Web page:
I do not know what the European Scientific World thinks of Agassiz, but here he is popularly considered as the incarnation of Science & as infallible as the Bible.7 He strikes me as a very much overrated man, who perpetually allows his imagination to get the better of his judgement, & who not unfrequently argues for victory instead of for truth. I have heard him myself in a Public Lecture8 assert in the most unqualified manner as a notorious truth that all the animals of every Geological Epoch were specifically distinct from those of the Epochs preceding & following it & that in the Eocene, Miocene &c periods there merely began to be some approximation to the present order of things. I am told by a New England correspondent,9 who belongs to his School, that he positively denies the truth of the facts upon which the very names Eocene &c are based. Do any European authorities uphold him in these views? I am told Pictet does.10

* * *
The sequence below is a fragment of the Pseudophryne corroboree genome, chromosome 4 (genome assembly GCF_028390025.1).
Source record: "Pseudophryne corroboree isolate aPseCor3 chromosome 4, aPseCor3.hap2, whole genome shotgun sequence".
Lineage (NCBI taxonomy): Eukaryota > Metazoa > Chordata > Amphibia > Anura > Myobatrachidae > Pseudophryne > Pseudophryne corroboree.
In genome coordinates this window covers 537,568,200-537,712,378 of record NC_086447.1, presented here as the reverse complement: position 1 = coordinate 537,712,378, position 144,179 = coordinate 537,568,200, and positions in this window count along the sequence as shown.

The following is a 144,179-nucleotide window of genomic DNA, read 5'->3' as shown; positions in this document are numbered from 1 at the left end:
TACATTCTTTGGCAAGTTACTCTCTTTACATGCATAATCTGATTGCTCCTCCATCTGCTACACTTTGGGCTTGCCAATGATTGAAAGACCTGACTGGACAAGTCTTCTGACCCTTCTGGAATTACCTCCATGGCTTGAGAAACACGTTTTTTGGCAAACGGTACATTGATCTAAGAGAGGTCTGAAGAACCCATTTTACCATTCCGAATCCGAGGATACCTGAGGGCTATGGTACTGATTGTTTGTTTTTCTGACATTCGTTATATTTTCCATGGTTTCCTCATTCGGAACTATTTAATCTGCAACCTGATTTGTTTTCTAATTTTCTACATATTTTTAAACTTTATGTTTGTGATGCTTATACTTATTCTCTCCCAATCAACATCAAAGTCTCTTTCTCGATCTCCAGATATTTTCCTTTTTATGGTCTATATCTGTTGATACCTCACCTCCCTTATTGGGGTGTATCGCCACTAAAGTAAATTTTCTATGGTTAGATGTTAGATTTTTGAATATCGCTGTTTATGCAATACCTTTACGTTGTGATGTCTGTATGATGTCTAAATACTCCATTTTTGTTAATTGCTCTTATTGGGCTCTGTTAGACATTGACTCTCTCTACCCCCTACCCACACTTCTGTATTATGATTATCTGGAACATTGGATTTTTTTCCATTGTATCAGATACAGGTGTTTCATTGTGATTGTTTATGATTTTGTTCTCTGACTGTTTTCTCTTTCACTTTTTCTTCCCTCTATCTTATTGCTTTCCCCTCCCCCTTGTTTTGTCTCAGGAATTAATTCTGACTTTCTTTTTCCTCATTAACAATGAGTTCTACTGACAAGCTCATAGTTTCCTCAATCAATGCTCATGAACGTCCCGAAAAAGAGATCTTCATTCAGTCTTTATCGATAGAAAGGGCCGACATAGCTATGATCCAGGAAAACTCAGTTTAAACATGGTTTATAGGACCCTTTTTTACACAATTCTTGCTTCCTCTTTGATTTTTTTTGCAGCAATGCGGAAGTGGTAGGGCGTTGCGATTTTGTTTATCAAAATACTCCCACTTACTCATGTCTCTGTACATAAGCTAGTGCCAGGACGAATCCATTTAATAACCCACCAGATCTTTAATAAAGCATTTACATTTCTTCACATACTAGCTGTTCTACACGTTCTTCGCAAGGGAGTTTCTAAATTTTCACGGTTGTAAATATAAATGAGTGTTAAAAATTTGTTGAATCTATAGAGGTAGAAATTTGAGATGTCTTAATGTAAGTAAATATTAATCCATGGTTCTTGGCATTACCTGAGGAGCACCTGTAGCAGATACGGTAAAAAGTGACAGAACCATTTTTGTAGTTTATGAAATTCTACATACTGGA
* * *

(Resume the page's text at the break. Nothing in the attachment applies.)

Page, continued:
You ask, “What can be the meaning or use of the great diversity of the external generative organs” in many groups of Insects?11 I don’t know that I can completely explain this matter, which has long occupied my attention, but I can quote you a few facts which throw some little light on it.